Senate focuses attention on special education as it passes "lean" billby Laura McCallum, Minnesota Public Radio
The Minnesota Senate has overwhelmingly passed an education spending package that would boost funding for special education by nearly $500 million. Senate DFLers say the state has to help schools with their special ed costs before funding new initiatives that Gov. Pawlenty has proposed. But the Senate education plan is leaner than either Gov. Pawlenty's education budget, or a House DFL bill released on Monday
St. Paul, Minn. — Senate DFL leaders have repeatedly said the state needs to pay its bills before spending money on new programs. Their $13.5 billion education budget bill would increase funding for special education by nearly $500 million. That's roughly equal to the annual gap between school districts' special education costs and the amount they receive from the state and federal government.
Senate Majority Leader Larry Pogemiller, DFL-Minneapolis, says if the state doesn't pay for special ed, school districts will continue to make budget cuts.
"We have to quit telling people that you can reform the high schools, or you can do Q-Comp, or you can do some other bell or whistle without funding the basic enterprise. It's time to fund the basic enterprise," he said.
The Senate bill would freeze spending on Q-Comp, Gov. Pawlenty's initiative for performance pay for teachers. It wouldn't fund most of his other education proposals either, including high school reform and pre-school scholarships for low-income children.
It would not increase the basic amount that schools get for each student, which is around $5,000. The bill also caps the number of charter schools in the state at 150, which would mean no new charter schools beyond those already approved to open.
Sen. David Hann, R-Eden Prairi,e says the cap is unwise.
"Charter schools have proven to be over the last 15 years a very viable attractive alternative to thousands of families in this state," he said during the Senate's floor debate. "And I think that we're doing a huge disservice to those people that have committed their time and effort into this movement by saying, 'we're going to close it down.'"
Hann joined 11 other Senate Republicans in voting against the bill, while 51 senators voted for it. Senate DFL leaders have hinted that another bill may be forthcoming that would pay for new initiatives with new dollars - i.e., a tax increase.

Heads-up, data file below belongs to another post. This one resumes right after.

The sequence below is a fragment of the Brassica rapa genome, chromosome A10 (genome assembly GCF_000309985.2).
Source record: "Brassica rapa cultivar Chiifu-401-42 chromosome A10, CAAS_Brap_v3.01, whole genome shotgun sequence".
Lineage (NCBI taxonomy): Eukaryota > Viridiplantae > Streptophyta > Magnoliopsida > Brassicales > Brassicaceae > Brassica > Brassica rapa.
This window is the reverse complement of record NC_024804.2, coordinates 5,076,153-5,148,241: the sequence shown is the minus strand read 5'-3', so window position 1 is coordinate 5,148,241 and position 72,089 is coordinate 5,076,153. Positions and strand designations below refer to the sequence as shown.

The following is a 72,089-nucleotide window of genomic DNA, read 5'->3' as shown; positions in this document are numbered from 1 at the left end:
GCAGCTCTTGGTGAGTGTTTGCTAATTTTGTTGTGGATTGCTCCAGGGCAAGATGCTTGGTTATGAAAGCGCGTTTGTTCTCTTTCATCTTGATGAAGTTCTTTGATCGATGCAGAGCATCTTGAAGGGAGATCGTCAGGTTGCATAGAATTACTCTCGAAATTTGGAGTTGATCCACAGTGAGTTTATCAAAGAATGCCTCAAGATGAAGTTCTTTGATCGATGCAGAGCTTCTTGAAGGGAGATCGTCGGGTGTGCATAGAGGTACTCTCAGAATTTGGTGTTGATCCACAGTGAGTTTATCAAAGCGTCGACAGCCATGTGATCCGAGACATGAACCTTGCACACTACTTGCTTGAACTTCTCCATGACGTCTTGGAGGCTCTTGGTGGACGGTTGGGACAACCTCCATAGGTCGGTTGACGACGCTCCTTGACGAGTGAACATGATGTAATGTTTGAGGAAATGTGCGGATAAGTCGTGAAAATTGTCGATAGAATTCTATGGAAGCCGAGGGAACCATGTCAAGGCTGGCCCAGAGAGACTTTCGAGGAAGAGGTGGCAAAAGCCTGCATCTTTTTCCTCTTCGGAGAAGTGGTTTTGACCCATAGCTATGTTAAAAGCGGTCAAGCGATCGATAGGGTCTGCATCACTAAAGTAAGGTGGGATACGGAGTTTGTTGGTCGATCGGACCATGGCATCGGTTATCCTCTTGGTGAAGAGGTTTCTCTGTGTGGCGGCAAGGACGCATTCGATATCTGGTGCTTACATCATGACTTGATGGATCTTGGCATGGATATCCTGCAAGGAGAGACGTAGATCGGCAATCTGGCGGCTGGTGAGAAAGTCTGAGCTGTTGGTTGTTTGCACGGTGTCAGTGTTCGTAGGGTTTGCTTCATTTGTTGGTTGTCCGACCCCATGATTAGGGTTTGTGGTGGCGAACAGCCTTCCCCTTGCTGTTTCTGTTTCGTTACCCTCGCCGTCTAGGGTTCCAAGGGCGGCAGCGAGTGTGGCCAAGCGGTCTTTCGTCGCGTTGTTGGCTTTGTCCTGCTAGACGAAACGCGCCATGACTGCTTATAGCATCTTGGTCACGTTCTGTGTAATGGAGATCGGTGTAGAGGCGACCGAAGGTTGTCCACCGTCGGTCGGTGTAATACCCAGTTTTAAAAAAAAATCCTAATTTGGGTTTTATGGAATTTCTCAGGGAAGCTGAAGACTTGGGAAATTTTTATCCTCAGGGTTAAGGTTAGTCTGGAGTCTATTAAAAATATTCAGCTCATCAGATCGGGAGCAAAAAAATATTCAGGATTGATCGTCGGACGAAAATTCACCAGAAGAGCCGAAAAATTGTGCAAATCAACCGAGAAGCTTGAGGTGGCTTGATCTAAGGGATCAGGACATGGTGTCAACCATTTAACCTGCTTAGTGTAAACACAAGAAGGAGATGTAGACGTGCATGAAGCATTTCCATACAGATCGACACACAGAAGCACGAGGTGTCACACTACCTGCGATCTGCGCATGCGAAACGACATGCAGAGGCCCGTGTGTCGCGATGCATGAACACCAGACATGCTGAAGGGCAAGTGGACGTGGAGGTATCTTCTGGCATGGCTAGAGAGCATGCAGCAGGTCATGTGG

In the House, DFL leaders have already proposed a tax increase to pay for education and other priorities. House Democrats want to increase education spending by more than $900 million over the next two years. Their plan relies on money from raising income taxes on the state's wealthiest residents.
The chair of the House K-12 Finance Committee, Roseville DFLer Mindy Greiling, says her bill would boost the per-pupil amount by 3 percent a year, and allow more schools to offer all-day kindergarten. She says the House is being upfront about how it wants to pay for education, while the Senate plan shows the limitations of a budget with no new money.
"I think they're very brave to come out with a plan that is lower than the governor's bill," Greiling said. "Because they are taking the heat to show the public what you can do if you just do nothing."
Greiling added that she hopes Senate DFLers propose a tax increase to pay for education. She says she expects the House and Senate to eventually come together on an education proposal that's better than what Gov. Pawlenty has proposed. Pawlenty's budget would increase the basic per-pupil formula by 2 percent a year, and another 2 percent for high-performing schools.
Pawlenty spokesman Brian McClung says the governor also feels strongly that the Legislature should fund his reform proposals.
"The most important thing to Gov. Pawlenty is, are we pushing the envelope in terms of accountability and rigor and results? And so what we're looking for as the Legislature moves forward on education proposals are ways to modernize and re-energize and reinvent our high schools in particular, but the entire system, K-12, top to bottom," the spokesman said.
McClung says the governor remains firmly opposed to a tax increase, and believes that his $34 billion budget proposal is adequate to fund education and other priorities.
- All Things Considered, 03/26/2007, 5:50 p.m.